Silicon Valley tried to settle away a $9 billion wage-fixing lawsuit, which alleges that companies including Apple and Google colluded to suppress employee wages. But a federal judge nixed the paltry $324.5 million pay out, saying it was not enough. Now the companies behind the conspiracy are appealing, insisting the lowball figure is adequate.

Last month, U.S. District Judge Lucy H. Koh refused to approve the settlement between tech workers and their employers. In her ruling, Judge Koh said that the tech titans owed their collective employees, which the firms had mutually agreed not to poach from one another, "at least $55 million more" than the original $325 million settlement, according to Law360. That number came from comparing the Silicon Valley payout to an antitrust settlement with Pixar and Lucasfilm, which paid out their employees proportionally more.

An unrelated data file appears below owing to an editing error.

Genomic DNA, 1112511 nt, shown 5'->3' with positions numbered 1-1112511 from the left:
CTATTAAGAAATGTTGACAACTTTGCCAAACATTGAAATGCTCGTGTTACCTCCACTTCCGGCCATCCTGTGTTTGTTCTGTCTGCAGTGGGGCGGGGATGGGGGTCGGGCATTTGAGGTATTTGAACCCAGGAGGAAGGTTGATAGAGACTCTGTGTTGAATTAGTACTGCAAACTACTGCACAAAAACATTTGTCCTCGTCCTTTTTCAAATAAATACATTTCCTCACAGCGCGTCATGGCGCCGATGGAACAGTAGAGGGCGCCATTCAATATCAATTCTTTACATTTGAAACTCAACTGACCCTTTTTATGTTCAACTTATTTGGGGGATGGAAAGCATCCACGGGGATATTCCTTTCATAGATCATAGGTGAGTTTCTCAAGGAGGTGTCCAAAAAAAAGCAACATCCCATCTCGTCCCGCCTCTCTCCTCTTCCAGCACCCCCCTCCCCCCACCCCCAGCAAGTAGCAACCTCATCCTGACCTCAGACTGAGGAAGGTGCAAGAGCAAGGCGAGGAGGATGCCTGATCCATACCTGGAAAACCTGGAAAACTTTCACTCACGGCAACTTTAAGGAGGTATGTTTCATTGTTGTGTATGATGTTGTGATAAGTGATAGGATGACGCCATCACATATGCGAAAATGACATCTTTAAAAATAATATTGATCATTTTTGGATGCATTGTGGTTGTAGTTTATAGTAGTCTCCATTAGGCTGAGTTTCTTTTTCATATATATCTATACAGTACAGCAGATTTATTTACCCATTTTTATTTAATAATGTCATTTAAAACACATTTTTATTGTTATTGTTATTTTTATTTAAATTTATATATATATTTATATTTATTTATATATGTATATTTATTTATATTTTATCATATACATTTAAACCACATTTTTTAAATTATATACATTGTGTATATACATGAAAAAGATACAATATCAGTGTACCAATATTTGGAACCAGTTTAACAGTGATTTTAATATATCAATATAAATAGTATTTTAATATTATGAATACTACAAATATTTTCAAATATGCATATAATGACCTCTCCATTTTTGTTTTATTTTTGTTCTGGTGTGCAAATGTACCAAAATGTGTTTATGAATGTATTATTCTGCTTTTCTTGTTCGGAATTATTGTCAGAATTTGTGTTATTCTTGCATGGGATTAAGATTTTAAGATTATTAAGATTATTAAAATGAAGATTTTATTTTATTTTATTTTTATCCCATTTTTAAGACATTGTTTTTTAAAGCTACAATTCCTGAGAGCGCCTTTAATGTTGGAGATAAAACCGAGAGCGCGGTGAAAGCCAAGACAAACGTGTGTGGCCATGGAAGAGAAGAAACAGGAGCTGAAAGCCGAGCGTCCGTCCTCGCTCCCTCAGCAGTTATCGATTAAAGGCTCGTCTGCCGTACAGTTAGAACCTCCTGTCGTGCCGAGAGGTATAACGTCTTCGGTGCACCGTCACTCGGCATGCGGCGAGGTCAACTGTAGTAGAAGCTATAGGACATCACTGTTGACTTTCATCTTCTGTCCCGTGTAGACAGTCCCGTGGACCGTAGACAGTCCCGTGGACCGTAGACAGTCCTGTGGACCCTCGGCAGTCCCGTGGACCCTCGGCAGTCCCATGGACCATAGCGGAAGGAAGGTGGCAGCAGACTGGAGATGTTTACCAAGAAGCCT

The revised $380 million settlement would still be a great deal for Silicon Valley's wealthiest firms, which saved countless millions suppressing wages by 10 to 15 percent below market rate. But instead of paying the additional amount to their screwed employees, they'd rather fight to protect their bottom line.

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